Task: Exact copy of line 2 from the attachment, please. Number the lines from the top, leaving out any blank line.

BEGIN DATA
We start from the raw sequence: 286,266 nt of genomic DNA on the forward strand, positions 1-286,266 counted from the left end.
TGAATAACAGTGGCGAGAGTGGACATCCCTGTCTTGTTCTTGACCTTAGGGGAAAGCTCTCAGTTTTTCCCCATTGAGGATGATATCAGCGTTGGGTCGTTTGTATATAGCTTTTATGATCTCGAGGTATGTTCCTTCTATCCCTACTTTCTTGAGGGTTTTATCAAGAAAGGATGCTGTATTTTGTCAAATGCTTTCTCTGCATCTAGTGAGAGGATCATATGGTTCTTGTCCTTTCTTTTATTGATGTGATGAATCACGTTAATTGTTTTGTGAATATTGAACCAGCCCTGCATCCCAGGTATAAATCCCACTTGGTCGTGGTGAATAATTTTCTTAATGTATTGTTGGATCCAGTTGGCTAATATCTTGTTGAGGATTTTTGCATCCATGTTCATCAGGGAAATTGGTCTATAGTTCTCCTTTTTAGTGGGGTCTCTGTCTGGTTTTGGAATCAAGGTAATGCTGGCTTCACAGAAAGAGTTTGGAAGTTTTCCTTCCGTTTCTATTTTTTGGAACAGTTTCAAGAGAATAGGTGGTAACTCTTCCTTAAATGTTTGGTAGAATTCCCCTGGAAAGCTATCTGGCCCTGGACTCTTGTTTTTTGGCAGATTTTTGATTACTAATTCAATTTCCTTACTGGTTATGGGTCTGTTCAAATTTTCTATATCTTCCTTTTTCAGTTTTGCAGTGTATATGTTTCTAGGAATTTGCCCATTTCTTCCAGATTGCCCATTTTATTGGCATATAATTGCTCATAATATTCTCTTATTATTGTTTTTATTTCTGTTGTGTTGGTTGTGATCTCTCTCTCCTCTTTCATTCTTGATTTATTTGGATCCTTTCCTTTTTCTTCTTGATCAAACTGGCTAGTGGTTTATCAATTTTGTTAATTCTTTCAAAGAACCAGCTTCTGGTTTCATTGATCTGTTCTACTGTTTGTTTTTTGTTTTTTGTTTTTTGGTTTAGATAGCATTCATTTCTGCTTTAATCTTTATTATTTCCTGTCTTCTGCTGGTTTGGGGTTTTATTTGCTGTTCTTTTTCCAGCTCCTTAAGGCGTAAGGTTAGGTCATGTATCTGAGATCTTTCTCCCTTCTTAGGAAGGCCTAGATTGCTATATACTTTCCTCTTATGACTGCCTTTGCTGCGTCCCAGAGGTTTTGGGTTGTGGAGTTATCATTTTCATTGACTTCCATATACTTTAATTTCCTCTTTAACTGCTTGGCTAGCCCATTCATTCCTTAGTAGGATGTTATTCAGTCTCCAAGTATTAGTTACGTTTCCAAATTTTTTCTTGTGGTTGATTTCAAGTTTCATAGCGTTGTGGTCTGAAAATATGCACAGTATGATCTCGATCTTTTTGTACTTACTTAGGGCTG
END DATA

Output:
TGAATAACAGTGGCGAGAGTGGACATCCCTGTCTTGTTCTTGACCTTAGGGGAAAGCTCTCAGTTTTTCCCCATTGAGGATGATATCAGCGTTGGGTCGTTTGTATATAGCTTTTATGATCTCGAGGTATGTTCCTTCTATCCCTACTTTCTTGAGGGTTTTATCAAGAAAGGATGCTGTATTTTGTCAAATGCTTTCTCTGCATCTAGTGAGAGGATCATATGGTTCTTGTCCTTTCTTTTATTGATGTGATGAATCACGTTAATTGTTTTGTGAATATTGAACCAGCCCTGCATCCCAGGTATAAATCCCACTTGGTCGTGGTGAATAATTTTCTTAATGTATTGTTGGATCCAGTTGGCTAATATCTTGTTGAGGATTTTTGCATCCATGTTCATCAGGGAAATTGGTCTATAGTTCTCCTTTTTAGTGGGGTCTCTGTCTGGTTTTGGAATCAAGGTAATGCTGGCTTCACAGAAAGAGTTTGGAAGTTTTCCTTCCGTTTCTATTTTTTGGAACAGTTTCAAGAGAATAGGTGGTAACTCTTCCTTAAATGTTTGGTAGAATTCCCCTGGAAAGCTATCTGGCCCTGGACTCTTGTTTTTTGGCAGATTTTTGATTACTAATTCAATTTCCTTACTGGTTATGGGTCTGTTCAAATTTTCTATATCTTCCTTTTTCAGTTTTGCAGTGTATATGTTTCTAGGAATTTGCCCATTTCTTCCAGATTGCCCATTTTATTGGCATATAATTGCTCATAATATTCTCTTATTATTGTTTTTATTTCTGTTGTGTTGGTTGTGATCTCTCTCTCCTCTTTCATTCTTGATTTATTTGGATCCTTTCCTTTTTCTTCTTGATCAAACTGGCTAGTGGTTTATCAATTTTGTTAATTCTTTCAAAGAACCAGCTTCTGGTTTCATTGATCTGTTCTACTGTTTGTTTTTTGTTTTTTGTTTTTTGGTTTAGATAGCATTCATTTCTGCTTTAATCTTTATTATTTCCTGTCTTCTGCTGGTTTGGGGTTTTATTTGCTGTTCTTTTTCCAGCTCCTTAAGGCGTAAGGTTAGGTCATGTATCTGAGATCTTTCTCCCTTCTTAGGAAGGCCTAGATTGCTATATACTTTCCTCTTATGACTGCCTTTGCTGCGTCCCAGAGGTTTTGGGTTGTGGAGTTATCATTTTCATTGACTTCCATATACTTTAATTTCCTCTTTAACTGCTTGGCTAGCCCATTCATTCCTTAGTAGGATGTTATTCAGTCTCCAAGTATTAGTTACGTTTCCAAATTTTTTCTTGTGGTTGATTTCAAGTTTCATAGCGTTGTGGTCTGAAAATATGCACAGTATGATCTCGATCTTTTTGTACTTACTTAGGGCTG